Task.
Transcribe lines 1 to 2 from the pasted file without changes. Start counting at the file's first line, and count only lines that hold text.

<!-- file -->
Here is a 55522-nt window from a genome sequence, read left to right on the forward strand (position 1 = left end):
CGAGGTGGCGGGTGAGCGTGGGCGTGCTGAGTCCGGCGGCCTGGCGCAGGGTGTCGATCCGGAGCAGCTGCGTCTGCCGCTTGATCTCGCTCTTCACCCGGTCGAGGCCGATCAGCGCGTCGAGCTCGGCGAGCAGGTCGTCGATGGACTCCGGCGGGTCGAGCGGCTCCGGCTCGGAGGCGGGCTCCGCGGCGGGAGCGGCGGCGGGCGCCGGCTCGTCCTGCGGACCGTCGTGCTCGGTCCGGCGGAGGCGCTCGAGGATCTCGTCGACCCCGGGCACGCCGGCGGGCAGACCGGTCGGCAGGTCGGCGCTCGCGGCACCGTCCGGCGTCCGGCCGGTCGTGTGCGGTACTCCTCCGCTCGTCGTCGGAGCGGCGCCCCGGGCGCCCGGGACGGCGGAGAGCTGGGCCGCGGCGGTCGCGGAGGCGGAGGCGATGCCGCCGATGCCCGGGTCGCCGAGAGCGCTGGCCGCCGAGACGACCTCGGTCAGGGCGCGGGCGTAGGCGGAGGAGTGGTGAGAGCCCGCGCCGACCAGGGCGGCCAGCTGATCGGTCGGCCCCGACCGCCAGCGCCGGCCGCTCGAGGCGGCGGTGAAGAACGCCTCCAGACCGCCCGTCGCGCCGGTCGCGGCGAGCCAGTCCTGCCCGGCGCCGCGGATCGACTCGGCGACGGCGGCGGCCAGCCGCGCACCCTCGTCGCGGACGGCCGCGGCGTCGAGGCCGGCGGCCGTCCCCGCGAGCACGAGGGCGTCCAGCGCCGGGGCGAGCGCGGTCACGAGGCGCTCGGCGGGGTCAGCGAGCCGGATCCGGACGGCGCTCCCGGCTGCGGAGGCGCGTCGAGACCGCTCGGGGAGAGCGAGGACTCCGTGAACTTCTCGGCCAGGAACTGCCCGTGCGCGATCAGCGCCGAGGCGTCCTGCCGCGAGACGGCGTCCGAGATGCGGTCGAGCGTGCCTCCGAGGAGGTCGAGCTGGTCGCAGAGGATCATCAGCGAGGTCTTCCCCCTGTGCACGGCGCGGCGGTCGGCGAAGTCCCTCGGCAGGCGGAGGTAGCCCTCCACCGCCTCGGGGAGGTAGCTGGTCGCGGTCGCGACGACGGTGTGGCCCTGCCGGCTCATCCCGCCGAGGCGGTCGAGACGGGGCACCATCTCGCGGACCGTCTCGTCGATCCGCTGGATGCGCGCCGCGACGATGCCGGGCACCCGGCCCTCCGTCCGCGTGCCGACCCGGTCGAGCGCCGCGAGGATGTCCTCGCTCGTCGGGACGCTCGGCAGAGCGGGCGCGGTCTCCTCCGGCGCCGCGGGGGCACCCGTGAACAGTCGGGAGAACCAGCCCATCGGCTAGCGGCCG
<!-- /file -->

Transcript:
Here is a 55522-nt window from a genome sequence, read left to right on the forward strand (position 1 = left end):
CGAGGTGGCGGGTGAGCGTGGGCGTGCTGAGTCCGGCGGCCTGGCGCAGGGTGTCGATCCGGAGCAGCTGCGTCTGCCGCTTGATCTCGCTCTTCACCCGGTCGAGGCCGATCAGCGCGTCGAGCTCGGCGAGCAGGTCGTCGATGGACTCCGGCGGGTCGAGCGGCTCCGGCTCGGAGGCGGGCTCCGCGGCGGGAGCGGCGGCGGGCGCCGGCTCGTCCTGCGGACCGTCGTGCTCGGTCCGGCGGAGGCGCTCGAGGATCTCGTCGACCCCGGGCACGCCGGCGGGCAGACCGGTCGGCAGGTCGGCGCTCGCGGCACCGTCCGGCGTCCGGCCGGTCGTGTGCGGTACTCCTCCGCTCGTCGTCGGAGCGGCGCCCCGGGCGCCCGGGACGGCGGAGAGCTGGGCCGCGGCGGTCGCGGAGGCGGAGGCGATGCCGCCGATGCCCGGGTCGCCGAGAGCGCTGGCCGCCGAGACGACCTCGGTCAGGGCGCGGGCGTAGGCGGAGGAGTGGTGAGAGCCCGCGCCGACCAGGGCGGCCAGCTGATCGGTCGGCCCCGACCGCCAGCGCCGGCCGCTCGAGGCGGCGGTGAAGAACGCCTCCAGACCGCCCGTCGCGCCGGTCGCGGCGAGCCAGTCCTGCCCGGCGCCGCGGATCGACTCGGCGACGGCGGCGGCCAGCCGCGCACCCTCGTCGCGGACGGCCGCGGCGTCGAGGCCGGCGGCCGTCCCCGCGAGCACGAGGGCGTCCAGCGCCGGGGCGAGCGCGGTCACGAGGCGCTCGGCGGGGTCAGCGAGCCGGATCCGGACGGCGCTCCCGGCTGCGGAGGCGCGTCGAGACCGCTCGGGGAGAGCGAGGACTCCGTGAACTTCTCGGCCAGGAACTGCCCGTGCGCGATCAGCGCCGAGGCGTCCTGCCGCGAGACGGCGTCCGAGATGCGGTCGAGCGTGCCTCCGAGGAGGTCGAGCTGGTCGCAGAGGATCATCAGCGAGGTCTTCCCCCTGTGCACGGCGCGGCGGTCGGCGAAGTCCCTCGGCAGGCGGAGGTAGCCCTCCACCGCCTCGGGGAGGTAGCTGGTCGCGGTCGCGACGACGGTGTGGCCCTGCCGGCTCATCCCGCCGAGGCGGTCGAGACGGGGCACCATCTCGCGGACCGTCTCGTCGATCCGCTGGATGCGCGCCGCGACGATGCCGGGCACCCGGCCCTCCGTCCGCGTGCCGACCCGGTCGAGCGCCGCGAGGATGTCCTCGCTCGTCGGGACGCTCGGCAGAGCGGGCGCGGTCTCCTCCGGCGCCGCGGGGGCACCCGTGAACAGTCGGGAGAACCAGCCCATCGGCTAGCGGCCG